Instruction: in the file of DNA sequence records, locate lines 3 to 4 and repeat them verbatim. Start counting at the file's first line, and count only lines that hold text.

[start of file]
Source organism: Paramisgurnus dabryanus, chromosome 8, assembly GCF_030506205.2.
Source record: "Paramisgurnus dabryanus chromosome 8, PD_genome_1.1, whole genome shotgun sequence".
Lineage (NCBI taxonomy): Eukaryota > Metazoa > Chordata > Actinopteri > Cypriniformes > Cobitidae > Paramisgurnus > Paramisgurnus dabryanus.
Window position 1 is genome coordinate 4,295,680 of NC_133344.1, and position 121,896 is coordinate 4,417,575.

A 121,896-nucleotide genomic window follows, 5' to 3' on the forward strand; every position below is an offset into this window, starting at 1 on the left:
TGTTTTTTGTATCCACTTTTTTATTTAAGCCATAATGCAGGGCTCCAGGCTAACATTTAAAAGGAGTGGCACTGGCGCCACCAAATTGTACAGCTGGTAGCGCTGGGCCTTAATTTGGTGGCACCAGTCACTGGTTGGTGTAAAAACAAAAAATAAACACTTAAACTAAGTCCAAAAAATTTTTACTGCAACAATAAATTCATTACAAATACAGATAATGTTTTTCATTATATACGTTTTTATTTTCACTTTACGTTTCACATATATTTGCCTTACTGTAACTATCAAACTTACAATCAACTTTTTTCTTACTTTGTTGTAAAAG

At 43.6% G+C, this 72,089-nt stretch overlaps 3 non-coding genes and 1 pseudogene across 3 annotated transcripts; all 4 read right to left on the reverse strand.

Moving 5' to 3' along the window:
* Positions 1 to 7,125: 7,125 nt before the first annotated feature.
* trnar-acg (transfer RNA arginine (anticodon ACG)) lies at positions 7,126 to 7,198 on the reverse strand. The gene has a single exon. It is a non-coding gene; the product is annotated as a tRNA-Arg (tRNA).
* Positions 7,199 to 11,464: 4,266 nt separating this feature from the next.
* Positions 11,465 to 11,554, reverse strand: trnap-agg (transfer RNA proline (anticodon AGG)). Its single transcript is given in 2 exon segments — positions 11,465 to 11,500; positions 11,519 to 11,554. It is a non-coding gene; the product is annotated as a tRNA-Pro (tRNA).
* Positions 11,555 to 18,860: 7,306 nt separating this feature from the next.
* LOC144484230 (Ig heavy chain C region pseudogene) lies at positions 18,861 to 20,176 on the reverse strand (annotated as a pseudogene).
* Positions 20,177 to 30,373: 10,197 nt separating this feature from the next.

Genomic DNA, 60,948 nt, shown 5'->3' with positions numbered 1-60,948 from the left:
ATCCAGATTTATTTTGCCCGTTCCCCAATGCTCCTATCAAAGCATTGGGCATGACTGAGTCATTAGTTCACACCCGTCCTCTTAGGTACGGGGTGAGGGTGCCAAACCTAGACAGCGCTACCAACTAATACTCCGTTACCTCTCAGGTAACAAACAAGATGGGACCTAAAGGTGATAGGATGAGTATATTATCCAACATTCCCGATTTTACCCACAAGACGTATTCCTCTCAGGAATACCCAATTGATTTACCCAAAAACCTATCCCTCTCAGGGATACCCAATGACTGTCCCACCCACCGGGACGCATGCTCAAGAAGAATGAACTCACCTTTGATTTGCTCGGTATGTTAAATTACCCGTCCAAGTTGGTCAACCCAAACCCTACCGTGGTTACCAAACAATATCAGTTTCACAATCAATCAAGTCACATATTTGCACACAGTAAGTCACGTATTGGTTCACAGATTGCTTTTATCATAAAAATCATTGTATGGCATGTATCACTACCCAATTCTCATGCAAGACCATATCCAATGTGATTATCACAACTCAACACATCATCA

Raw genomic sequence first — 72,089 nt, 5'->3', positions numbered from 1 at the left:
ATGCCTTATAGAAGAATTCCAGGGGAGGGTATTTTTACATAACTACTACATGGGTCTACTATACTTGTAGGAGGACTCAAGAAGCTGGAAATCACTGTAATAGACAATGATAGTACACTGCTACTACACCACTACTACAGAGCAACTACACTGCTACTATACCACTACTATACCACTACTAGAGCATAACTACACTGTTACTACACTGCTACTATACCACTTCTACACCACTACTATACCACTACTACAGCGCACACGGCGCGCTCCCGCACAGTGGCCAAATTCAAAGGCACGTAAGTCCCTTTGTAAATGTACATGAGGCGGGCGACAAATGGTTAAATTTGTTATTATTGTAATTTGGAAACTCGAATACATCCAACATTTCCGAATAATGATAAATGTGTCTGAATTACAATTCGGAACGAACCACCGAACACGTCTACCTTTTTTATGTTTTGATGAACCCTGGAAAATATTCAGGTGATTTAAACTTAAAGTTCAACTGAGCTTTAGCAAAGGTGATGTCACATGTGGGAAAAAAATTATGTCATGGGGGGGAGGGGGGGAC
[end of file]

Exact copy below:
Lineage (NCBI taxonomy): Eukaryota > Metazoa > Chordata > Actinopteri > Cypriniformes > Cobitidae > Paramisgurnus > Paramisgurnus dabryanus.
Window position 1 is genome coordinate 4,295,680 of NC_133344.1, and position 121,896 is coordinate 4,417,575.